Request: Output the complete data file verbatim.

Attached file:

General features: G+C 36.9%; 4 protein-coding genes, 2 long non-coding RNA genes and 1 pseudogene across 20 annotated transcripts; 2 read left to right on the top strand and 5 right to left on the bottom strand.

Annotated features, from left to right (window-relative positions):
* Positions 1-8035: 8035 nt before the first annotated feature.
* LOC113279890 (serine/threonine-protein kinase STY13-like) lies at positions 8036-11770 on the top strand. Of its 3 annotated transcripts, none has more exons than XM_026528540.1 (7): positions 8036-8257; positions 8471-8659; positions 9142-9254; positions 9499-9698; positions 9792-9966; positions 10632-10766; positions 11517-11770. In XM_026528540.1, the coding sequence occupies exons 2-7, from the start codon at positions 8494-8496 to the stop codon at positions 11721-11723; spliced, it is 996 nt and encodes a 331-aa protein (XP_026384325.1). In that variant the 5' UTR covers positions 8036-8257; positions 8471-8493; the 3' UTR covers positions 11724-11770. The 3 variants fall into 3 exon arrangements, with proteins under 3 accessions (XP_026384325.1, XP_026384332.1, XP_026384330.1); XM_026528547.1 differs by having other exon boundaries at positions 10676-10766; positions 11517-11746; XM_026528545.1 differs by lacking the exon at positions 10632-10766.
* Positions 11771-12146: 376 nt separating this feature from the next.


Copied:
General features: G+C 36.9%; 4 protein-coding genes, 2 long non-coding RNA genes and 1 pseudogene across 20 annotated transcripts; 2 read left to right on the top strand and 5 right to left on the bottom strand.

Annotated features, from left to right (window-relative positions):
* Positions 1-8035: 8035 nt before the first annotated feature.
* LOC113279890 (serine/threonine-protein kinase STY13-like) lies at positions 8036-11770 on the top strand. Of its 3 annotated transcripts, none has more exons than XM_026528540.1 (7): positions 8036-8257; positions 8471-8659; positions 9142-9254; positions 9499-9698; positions 9792-9966; positions 10632-10766; positions 11517-11770. In XM_026528540.1, the coding sequence occupies exons 2-7, from the start codon at positions 8494-8496 to the stop codon at positions 11721-11723; spliced, it is 996 nt and encodes a 331-aa protein (XP_026384325.1). In that variant the 5' UTR covers positions 8036-8257; positions 8471-8493; the 3' UTR covers positions 11724-11770. The 3 variants fall into 3 exon arrangements, with proteins under 3 accessions (XP_026384325.1, XP_026384332.1, XP_026384330.1); XM_026528547.1 differs by having other exon boundaries at positions 10676-10766; positions 11517-11746; XM_026528545.1 differs by lacking the exon at positions 10632-10766.
* Positions 11771-12146: 376 nt separating this feature from the next.